Date: November 22, 2017
Author: John Huggan

Motivated Weir knows the joy of winning

The numbers are imposing. Over the course of a 25-year professional career, Mike Weir has won eight times and earned $29,943,409 on the PGA Tour. His victories include the 2003 Masters, a World Golf Championship and the Tour Championship. Elsewhere, the 47-year old Canadian has represented the Internationals in five Presidents Cups. In the fourth of those, Weir beat a fellow by the name of Tiger Woods in singles. Clearly, the three-time Canadian athlete of the year is a proper player, a man able to perform under the severest pressure.

All of which is impressive enough. But the life and times of this long-time Utah resident – he graduated in recreation management from Brigham Young University – have been far from straightforward. Either side of his most successful years on tour, Weir has endured much. In the mid-1990s, by way of example, part of his early professional life was spent struggling without much success on the Australasian Tour.

“I was a regular visitor here in Australia between 1992 and 1996,” he says. “During that time I played in most of the tour events. Back then, the top-ten on the Canadian Tour were exempt into Monday qualifying down here. On my first visit I got through the qualifying seven times in a row – then missed all seven cuts the tournament proper.

“So things were tough. Not to over-dramatise, but even food was scarce. I had to budget well. I was missing nearly every cut and sleeping in my friend’s basement. It was all about saving the dollars.”

Weir was learning though. And even today he credits those far-off times in Australia with the development of a game good enough to win at the very highest level.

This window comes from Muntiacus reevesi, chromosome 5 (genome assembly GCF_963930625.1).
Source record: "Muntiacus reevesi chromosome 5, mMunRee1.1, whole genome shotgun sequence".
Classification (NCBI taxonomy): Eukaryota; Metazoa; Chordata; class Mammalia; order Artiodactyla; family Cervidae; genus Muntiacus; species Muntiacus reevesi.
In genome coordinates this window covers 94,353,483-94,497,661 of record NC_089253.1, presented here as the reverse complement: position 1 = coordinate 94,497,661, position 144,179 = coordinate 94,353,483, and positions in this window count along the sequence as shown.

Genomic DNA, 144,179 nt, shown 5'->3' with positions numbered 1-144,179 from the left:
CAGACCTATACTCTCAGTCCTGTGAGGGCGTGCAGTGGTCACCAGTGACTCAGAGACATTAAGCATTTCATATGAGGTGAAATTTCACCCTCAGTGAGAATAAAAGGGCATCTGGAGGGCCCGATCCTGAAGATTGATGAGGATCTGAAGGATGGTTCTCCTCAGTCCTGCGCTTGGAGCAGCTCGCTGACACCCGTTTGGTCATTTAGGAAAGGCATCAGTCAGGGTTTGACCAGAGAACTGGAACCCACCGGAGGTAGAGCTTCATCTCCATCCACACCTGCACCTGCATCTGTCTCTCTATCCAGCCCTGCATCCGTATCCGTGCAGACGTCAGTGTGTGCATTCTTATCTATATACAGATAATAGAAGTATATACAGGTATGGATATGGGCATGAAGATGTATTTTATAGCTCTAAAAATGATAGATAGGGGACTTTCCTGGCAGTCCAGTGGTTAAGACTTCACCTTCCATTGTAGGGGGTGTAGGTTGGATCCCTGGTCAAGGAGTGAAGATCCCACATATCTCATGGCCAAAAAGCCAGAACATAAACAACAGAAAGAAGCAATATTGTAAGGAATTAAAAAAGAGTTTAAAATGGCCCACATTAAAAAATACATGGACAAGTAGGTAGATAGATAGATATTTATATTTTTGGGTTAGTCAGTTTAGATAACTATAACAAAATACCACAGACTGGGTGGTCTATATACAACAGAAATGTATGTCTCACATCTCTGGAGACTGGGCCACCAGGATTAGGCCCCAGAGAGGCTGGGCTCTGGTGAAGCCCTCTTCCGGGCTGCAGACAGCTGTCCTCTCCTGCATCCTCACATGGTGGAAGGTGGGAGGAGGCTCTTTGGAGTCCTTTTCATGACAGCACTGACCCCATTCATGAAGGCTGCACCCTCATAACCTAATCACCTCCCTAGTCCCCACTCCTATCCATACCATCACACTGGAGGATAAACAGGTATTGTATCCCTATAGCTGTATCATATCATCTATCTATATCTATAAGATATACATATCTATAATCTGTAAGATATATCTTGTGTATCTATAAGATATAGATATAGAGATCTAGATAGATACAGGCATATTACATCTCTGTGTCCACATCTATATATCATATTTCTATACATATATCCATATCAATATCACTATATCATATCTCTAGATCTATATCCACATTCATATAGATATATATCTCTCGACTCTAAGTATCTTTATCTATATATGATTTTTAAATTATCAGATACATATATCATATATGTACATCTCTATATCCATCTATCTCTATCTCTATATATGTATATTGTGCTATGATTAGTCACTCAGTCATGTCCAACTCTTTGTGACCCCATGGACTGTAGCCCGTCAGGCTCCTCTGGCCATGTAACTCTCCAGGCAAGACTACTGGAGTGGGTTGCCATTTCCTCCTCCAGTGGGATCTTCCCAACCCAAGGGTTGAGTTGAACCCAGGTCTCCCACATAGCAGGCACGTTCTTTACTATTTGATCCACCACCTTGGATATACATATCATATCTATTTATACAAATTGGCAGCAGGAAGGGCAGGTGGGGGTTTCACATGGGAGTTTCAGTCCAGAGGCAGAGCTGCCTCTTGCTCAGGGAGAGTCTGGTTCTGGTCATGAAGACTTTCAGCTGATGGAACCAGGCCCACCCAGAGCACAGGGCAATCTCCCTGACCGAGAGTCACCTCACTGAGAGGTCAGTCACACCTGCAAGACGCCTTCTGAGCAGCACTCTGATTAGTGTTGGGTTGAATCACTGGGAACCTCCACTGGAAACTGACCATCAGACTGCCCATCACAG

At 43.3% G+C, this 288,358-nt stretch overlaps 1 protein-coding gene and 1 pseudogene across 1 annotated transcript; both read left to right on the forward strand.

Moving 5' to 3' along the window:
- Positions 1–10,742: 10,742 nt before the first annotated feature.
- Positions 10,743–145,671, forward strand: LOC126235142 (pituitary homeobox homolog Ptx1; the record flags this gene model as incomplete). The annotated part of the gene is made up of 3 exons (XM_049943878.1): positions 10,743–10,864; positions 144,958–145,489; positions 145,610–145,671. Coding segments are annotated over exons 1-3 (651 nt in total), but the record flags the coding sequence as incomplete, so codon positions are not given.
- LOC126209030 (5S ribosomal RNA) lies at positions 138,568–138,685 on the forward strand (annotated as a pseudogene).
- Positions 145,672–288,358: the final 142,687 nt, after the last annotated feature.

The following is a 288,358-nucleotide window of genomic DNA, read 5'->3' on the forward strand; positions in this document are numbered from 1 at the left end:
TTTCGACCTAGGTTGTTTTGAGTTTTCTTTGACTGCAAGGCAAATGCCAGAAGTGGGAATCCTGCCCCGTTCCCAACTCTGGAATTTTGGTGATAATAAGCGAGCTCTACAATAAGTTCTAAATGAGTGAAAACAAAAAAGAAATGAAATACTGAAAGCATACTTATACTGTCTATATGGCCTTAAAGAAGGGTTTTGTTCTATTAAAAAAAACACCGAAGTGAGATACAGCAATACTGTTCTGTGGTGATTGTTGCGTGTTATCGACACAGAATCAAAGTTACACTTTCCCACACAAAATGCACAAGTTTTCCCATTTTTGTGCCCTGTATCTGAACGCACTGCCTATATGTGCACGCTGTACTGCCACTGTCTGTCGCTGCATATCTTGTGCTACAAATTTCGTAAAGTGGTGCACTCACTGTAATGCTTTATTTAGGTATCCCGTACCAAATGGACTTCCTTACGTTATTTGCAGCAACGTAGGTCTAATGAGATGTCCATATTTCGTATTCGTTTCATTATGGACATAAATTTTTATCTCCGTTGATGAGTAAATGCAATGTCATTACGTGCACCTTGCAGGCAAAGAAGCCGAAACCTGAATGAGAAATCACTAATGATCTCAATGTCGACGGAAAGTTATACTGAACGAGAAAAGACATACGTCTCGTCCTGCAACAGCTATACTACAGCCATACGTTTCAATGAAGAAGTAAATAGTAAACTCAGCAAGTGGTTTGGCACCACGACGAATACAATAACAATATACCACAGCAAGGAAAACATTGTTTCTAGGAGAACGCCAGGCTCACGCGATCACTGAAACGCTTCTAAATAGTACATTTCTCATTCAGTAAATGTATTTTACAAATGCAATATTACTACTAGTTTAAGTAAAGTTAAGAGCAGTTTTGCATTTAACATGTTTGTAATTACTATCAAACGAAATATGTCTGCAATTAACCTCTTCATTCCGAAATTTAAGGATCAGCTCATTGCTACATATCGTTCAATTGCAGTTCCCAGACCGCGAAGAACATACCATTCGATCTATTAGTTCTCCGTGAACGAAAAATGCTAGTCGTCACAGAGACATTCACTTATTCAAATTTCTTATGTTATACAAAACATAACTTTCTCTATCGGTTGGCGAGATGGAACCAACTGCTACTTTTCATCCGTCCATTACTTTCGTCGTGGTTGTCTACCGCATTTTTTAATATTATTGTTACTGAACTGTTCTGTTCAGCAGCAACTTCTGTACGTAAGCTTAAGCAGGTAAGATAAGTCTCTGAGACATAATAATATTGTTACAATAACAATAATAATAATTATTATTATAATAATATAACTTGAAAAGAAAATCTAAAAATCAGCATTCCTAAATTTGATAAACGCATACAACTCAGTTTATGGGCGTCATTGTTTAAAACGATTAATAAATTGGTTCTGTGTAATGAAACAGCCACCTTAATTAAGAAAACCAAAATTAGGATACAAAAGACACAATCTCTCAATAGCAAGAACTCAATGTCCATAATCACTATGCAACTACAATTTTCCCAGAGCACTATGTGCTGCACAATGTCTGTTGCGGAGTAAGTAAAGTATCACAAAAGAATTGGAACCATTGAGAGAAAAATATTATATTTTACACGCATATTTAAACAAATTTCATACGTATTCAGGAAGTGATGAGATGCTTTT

“Looking back, it was a great experience,” he continues. “The courses are so good and I met some great people. I still have some friends here. But any encouragement I had was minimal. I did have a top-ten in the Open at Royal Sydney in 1994 – but playing here was more of a stepping stone for me.

“The variety of shots is what impresses me most about the golf here. You can play the ball on the ground. You are not forced to fly every shot at the pin. I can recall putting from maybe 100-yards off the green when I played on the Melbourne Sandbelt. That brings out the creative side of the game, which suits me.”

Sadly, Weir’s steady progress came to a painful halt during a round at Hilton Head in South Carolina back in 2010. Having missed a fairway, his drive finished on pine needles. But what he didn't know was that underneath the ball was an unyielding tree root.

“Things changed for me on that one shot,” he says. “I tore the extensor tendon in my right elbow and still have the scar and two metal screws in there today. My mobility is not the same. I used to have an exaggerated waggle before I started my backing, in which I would ‘cup’ my wrist. I can’t do that any more. So I’ve had to adjust. And that has been difficult. I lost my feel.

“My swing is still a work in progress really. I struggle with a ‘shut’ club face on my backswing. I’ve tried weakening my grip and all kinds of things. But nothing feels the same as it did before I was hurt.”

This year has been more of the same for Weir. Until last week, he hadn’t played competitively since the Fiji International in August. But he is hopeful of putting on a good show for the fans at the Australian Club during the 102nd Australian Open.

“I’m very motivated right now,” he claims. “Some personal issues are behind me. And my kids are going to be gone from the house next year. So I can focus on my game more. I’m feeling a sense of freedom. Plus, I played last week at Pebble Beach and saw some good things. I want to build on that here, even if my expectations are low. I just want to see what happens. But if things start going good I know I’m not afraid to play well when I’m in contention. I’ve done it before. I know how to win.”